Cloud 9 CSGO: How NA Won Their First Major

by Fabio

January 28, 2020, Boston, USA. Stood outside the Agganis Arena, one can hear the voices of thousands of people chanting “Send them home!” as the Cloud9 players are slowly creeping up on Ladislav “GuardiaN” Kovacs, who is the last defense for FaZe Clan in this Major final. He risks a peek, but Tyler “Skadoodle” Latham is ready and waiting. One AWP shot later, the arena erupts into cheers as Cloud 9 CSGO have won the ELEAGUE Boston: Major 2018 trophy. 

This event is one of the most defining moments of recent CSGO history for a multitude of reasons. From the first ever North American team in a Major playoffs bracket, to NA’s constant struggles of keeping up with top of CSGO, we’re going to examine all the developments leading up to this historic Major victory. 

compLexity Gaming – The First Successful CSGO Team

In 2013, a year after Counter Strike Global Offensive had officially been released, the North American scene had not yet been able to secure any victories. At the first ever Major, DreamHack Winter 2013, compLexity Gaming secured a semi-finals finish. Back then, the lineup featured Spencer “Hiko” Martin, Sean “seang@res” Gares, Cory “Semphis” Friesen, Braxton “swag” Pierce and Jordan “n0thing” Gilbert.

They did well in the months after that, managing a few playoffs finishes. At the IEM Katowice Major, they finishes just shy of the Top 4. This lineup, with the exception of swag, was signed by Cloud 9 CSGO before the ESL One Cologne 2014 Major. There, once again, the team was eliminated in the quarterfinals. Still, they pushed the eventual tournament winners, Ninjas in Pyjamas, to their absolute limits with two 14-16 maps. At least Hiko graced us with one of the most memorable plays ever.

While most of these names have now gone down in CSGO history, back then, they were young and inexperienced. Especially the North American scene felt underdeveloped, with few opportunities for players to actually earn a living wage off of CSGO. Perhaps this is why some players took to alternative means.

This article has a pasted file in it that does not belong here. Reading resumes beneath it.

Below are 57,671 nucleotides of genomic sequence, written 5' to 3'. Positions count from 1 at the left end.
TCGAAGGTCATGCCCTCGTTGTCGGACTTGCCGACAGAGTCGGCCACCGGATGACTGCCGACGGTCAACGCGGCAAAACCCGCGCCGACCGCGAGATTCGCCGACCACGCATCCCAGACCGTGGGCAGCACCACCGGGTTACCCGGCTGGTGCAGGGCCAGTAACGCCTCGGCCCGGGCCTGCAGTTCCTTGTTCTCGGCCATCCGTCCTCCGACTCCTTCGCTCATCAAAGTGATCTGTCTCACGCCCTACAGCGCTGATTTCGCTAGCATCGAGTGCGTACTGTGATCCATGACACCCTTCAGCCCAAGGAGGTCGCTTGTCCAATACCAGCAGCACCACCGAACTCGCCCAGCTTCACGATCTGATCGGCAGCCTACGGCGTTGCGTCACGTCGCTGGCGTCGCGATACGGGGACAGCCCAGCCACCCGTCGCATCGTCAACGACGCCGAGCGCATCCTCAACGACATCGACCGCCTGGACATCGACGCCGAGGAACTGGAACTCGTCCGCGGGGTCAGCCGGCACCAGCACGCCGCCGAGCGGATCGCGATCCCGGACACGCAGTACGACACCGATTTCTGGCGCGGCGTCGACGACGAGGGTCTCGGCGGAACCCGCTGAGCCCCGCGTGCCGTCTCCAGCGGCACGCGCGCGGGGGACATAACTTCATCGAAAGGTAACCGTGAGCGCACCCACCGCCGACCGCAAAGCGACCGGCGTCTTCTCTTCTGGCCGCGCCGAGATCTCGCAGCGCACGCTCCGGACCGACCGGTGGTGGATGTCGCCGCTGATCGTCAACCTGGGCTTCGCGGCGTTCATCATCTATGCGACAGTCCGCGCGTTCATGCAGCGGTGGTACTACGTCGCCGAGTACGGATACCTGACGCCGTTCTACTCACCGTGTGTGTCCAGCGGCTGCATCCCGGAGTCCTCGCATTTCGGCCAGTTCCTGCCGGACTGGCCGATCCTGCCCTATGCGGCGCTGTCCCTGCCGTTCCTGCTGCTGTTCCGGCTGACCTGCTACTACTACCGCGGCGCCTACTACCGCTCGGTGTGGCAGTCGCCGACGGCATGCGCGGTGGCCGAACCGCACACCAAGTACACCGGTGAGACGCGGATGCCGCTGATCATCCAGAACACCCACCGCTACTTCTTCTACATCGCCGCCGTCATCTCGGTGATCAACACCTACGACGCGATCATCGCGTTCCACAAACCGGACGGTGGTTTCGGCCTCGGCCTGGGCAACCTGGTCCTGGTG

The iBUYPOWER Match-Fixing Scandal

In August of 2014, the iBUYPOWER squad stood against NetcodeGuides in CEVO Season 5. As the absolute favorites, iBP unfortunately lost 4-16. Right away, people accused them of match-fixing. But this kind of insult was always thrown around, so the discussion was quickly buried. In January, esports journalist Richard Lewis published a scathing article with burning hot pieces of evidence. Together with an employee of a popular betting site, he had uncovered that four of the iBP players had placed bets against their team for that specific match. 

This scandal shook the entire CSGO scene. The game’s developers, Valve, had to step in themselves. In a lengthy blog post on the scandal, they announced that the respective players would be banned indefinitely from any Valve-sponsored event. Other league operators quickly followed up by barring the players from their platforms as well.

The consequences for North America were tough. Four of the most promising players were suddenly gone. With the Cloud 9 CSGO roster struggling as well, the scene had no team left to cheer for at the big events.

NA Struggling to Keep Up

For the next few years, North American teams were always at the brink of breaking through. Cloud 9 had a three-event streak of second place finishes in the summer of 2015, but then completely broke down for the subsequent Major. 

In 2016, Cloud 9 finally managed to find the first international tournament victory at the ESL Pro League Season 4 Finals in Brazil. Much to the dislike of the fans, they defeated SK Gaming in the Grand Finals. This was a turning point for the North American scene. Slowly, star players started to form in the likes of Jake “Stewie2k” Yip, Timothy “autimatic” Ta and Jonathan “ELiGE” Jablonowski. When OpTic Gaming suddenly dismantled Astralis in the Finals of ELEAGUE Season 2, hope started to set in. This was been the first time that two North American teams had been able to secure tournament victories against European opposition. 

But in 2017, the outlook was bleak once again. Apart from one Grand Finals appearance at ESL One Cologne, no team was ever close to winning an important event for the duration of the year. As SK Gaming rose to become the best CSGO team, the North American scene struggled to keep up.